Read reviews from Turtle Conservation volunteers in Nosy Komba
There’s far more to Madagascar than its famous lemurs. As well as its impressively vast diversity of wildlife, the island nation off the south-eastern coast of Africa has an interesting marriage of French, African and Southeast Asian cultures; breathtaking scenery and dreamy beaches.
It’s also a place where the majority of people don’t have good access to food, healthcare, education or other basic necessities. While there are steps being taken to improve this situation, Madagascar remains one of the most impoverished countries in the world. Volunteers can be part of the solution by choosing projects that have a meaningful impact on the lives of local people and support communities to help themselves.
The IVHQ Madagascar volunteer abroad program is based on the slopes of Nosy Komba, a small island off the northwest coast of Madagascar and only a few kilometers from the larger island of Nosy Be. The Marine and Turtle Conservation projects mainly take place on Ampohana, with volunteers also visiting and completing work at the main volunteer base on Nosy Komba.
Arrival and orientation
The program orientation begins on the first and third Monday of every month. Volunteers need to arrive in Nosy Be on the Sunday before orientation, before 10am.
After you have registered for the program, please book your flights to arrive in Madagascar. There are two options for flying to the Madagascar program - Fascene Airport (NOS) in Nosy Be is the most convenient for an airport pick-up, however, flights to Nosy Be are limited and often more expensive than flights to Ivato Airport (TNR) in Antananarivo. Some volunteers choose to fly to Antananarivo and take a connecting flight or overnight bus (and boat taxi) to Nosy Be. If you choose this route and are catching the bus the day you arrive, you will be met at the airport in Antananarivo by an associate member of our local team, who will assist you in catching your onward transport. There is a £17 surcharge for this service. If you want an easy arrival, we recommend flying to Nosy Be. However, if you are traveling on a budget and do not mind catching the overnight bus from Antananarivo to Nosy Be then flying to Antananarivo may be the preferred option for you.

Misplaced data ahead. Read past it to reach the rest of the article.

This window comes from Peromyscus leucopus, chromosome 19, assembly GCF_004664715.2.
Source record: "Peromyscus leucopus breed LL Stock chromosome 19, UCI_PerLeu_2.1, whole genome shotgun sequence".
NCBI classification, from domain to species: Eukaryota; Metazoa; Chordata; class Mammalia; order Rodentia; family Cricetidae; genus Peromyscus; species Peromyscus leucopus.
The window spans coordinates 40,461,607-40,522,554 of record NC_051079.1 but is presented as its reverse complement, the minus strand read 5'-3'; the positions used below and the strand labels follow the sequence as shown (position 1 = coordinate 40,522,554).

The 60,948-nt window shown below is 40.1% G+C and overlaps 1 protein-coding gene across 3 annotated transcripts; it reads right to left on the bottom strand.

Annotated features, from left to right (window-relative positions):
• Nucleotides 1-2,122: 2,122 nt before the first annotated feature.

There is also the option of private overland transport from Antananarivo to Nosy Be. The cost of this depends on how many volunteers are sharing the transport and if you choose the 2-day transfer or the 4-day tour. Please contact your Program Manager for more information on these options.
If flying into Fascene Airport (NOS) in Nosy Be and arriving before 10am, you will be greeted at the airport by a member of the local team and transported to the volunteer accommodation on Nosy Komba. Your accommodation is covered by your Program Fee and includes the night before your program orientation. If your flight arrives after 10am, you will still be met at the airport but will need to stay in Nosy Be for the night to then travel by boat to Nosy Komba the following morning. This night of accommodation will be at your own expense and you will need to book this in advance of your arrival. Your IVHQ Program Manager will be happy to send you recommendations of affordable hotels in Hellville that are within walking distance of many shops and restaurants.
If you are travelling in Madagascar prior to your volunteer program, we can arrange for you to be picked up in Nosy Be before 10am on the day before your program orientation. You will be taken to Nosy Komba by boat.
Orientation is hosted by our Madagascar team at the volunteer Ampohana Turtle Beach Camp or at the main base in Nosy Komba. Orientation begins on the morning of your chosen start date and covers everything you need to know for your volunteer program in Madagascar – an introduction to Madagascar, culture and customs, rules and expectations, safety, travel opportunities and an introduction to project and placement. The orientation will also give you a chance to meet other volunteers.
Volunteer schedule example
You will be taken to your placement by a local coordinator and introduced to the placement staff you will be working with. Volunteers work for approximately 5 to 8 hours per day.
Volunteers work for approximately 5 to 8 hours per day, but start times and daily workloads depend on the project. A typical schedule is as follows:
|6:00 - 7:00 AM||Breakfast at the volunteer camp prepared by the local in-house chef.|
|7:00 - 8:00 AM||Volunteers travel to their placements either by boat or by walking.|
|12:00 PM||Volunteers break for lunch. Volunteers either travel back to the volunteer camp or eat a packed lunch at their placement, prepared by the in-house chef.|
|1:30 PM||Volunteer work continues for the afternoon.|
|4:00 PM||Work at the placement usually ends. Volunteers are free to study/plan for the following day’s activities.|
|6:00 PM||Dinner at the volunteer camp prepared by the in-house chef.|
There is no shortage of things to do on Nosy Komba, Nosy Be or Ampohana so volunteers can fill their free time with adventurous activities, or simply take in the ‘mora mora’ or ‘slowly, slowly’ Malagasy way of life.